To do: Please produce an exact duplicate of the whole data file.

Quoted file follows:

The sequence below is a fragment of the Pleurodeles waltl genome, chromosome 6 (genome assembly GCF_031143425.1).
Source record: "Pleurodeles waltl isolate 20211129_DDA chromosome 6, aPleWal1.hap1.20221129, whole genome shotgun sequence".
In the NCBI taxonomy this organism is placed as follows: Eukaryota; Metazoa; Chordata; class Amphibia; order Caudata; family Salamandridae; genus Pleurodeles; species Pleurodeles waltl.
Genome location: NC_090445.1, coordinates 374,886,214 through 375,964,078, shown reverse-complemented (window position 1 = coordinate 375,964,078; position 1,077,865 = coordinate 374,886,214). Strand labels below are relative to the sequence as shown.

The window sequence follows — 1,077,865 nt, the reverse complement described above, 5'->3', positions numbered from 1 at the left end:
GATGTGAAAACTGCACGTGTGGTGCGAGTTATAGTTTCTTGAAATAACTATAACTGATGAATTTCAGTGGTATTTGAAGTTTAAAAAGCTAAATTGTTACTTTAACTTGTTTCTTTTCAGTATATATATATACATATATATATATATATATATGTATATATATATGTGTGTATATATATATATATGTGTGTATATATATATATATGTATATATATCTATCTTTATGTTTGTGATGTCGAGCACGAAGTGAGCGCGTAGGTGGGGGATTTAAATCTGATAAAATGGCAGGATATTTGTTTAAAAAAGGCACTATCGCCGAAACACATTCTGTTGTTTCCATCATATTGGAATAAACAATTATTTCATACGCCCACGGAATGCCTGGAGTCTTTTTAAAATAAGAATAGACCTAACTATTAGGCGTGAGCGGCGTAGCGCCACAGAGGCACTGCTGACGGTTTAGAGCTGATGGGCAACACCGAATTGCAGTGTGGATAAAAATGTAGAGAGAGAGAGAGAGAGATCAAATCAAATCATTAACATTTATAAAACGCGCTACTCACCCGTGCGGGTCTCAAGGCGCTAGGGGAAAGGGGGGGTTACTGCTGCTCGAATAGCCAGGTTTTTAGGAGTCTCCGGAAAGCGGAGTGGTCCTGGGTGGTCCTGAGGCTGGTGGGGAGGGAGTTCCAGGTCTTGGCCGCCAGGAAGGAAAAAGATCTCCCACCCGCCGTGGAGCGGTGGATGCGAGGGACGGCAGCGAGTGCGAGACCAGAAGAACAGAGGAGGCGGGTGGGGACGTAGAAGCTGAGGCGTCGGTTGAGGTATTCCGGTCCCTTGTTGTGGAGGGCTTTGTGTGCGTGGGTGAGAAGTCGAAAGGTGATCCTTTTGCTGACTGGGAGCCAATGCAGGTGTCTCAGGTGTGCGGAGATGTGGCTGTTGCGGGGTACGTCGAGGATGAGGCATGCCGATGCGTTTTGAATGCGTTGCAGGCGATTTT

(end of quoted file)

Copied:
The sequence below is a fragment of the Pleurodeles waltl genome, chromosome 6 (genome assembly GCF_031143425.1).
Source record: "Pleurodeles waltl isolate 20211129_DDA chromosome 6, aPleWal1.hap1.20221129, whole genome shotgun sequence".
In the NCBI taxonomy this organism is placed as follows: Eukaryota; Metazoa; Chordata; class Amphibia; order Caudata; family Salamandridae; genus Pleurodeles; species Pleurodeles waltl.
Genome location: NC_090445.1, coordinates 374,886,214 through 375,964,078, shown reverse-complemented (window position 1 = coordinate 375,964,078; position 1,077,865 = coordinate 374,886,214). Strand labels below are relative to the sequence as shown.

The window sequence follows — 1,077,865 nt, the reverse complement described above, 5'->3', positions numbered from 1 at the left end:
GATGTGAAAACTGCACGTGTGGTGCGAGTTATAGTTTCTTGAAATAACTATAACTGATGAATTTCAGTGGTATTTGAAGTTTAAAAAGCTAAATTGTTACTTTAACTTGTTTCTTTTCAGTATATATATATACATATATATATATATATATATGTATATATATATGTGTGTATATATATATATATGTGTGTATATATATATATATGTATATATATCTATCTTTATGTTTGTGATGTCGAGCACGAAGTGAGCGCGTAGGTGGGGGATTTAAATCTGATAAAATGGCAGGATATTTGTTTAAAAAAGGCACTATCGCCGAAACACATTCTGTTGTTTCCATCATATTGGAATAAACAATTATTTCATACGCCCACGGAATGCCTGGAGTCTTTTTAAAATAAGAATAGACCTAACTATTAGGCGTGAGCGGCGTAGCGCCACAGAGGCACTGCTGACGGTTTAGAGCTGATGGGCAACACCGAATTGCAGTGTGGATAAAAATGTAGAGAGAGAGAGAGAGAGATCAAATCAAATCATTAACATTTATAAAACGCGCTACTCACCCGTGCGGGTCTCAAGGCGCTAGGGGAAAGGGGGGGTTACTGCTGCTCGAATAGCCAGGTTTTTAGGAGTCTCCGGAAAGCGGAGTGGTCCTGGGTGGTCCTGAGGCTGGTGGGGAGGGAGTTCCAGGTCTTGGCCGCCAGGAAGGAAAAAGATCTCCCACCCGCCGTGGAGCGGTGGATGCGAGGGACGGCAGCGAGTGCGAGACCAGAAGAACAGAGGAGGCGGGTGGGGACGTAGAAGCTGAGGCGTCGGTTGAGGTATTCCGGTCCCTTGTTGTGGAGGGCTTTGTGTGCGTGGGTGAGAAGTCGAAAGGTGATCCTTTTGCTGACTGGGAGCCAATGCAGGTGTCTCAGGTGTGCGGAGATGTGGCTGTTGCGGGGTACGTCGAGGATGAGGCATGCCGATGCGTTTTGAATGCGTTGCAGGCGATTTT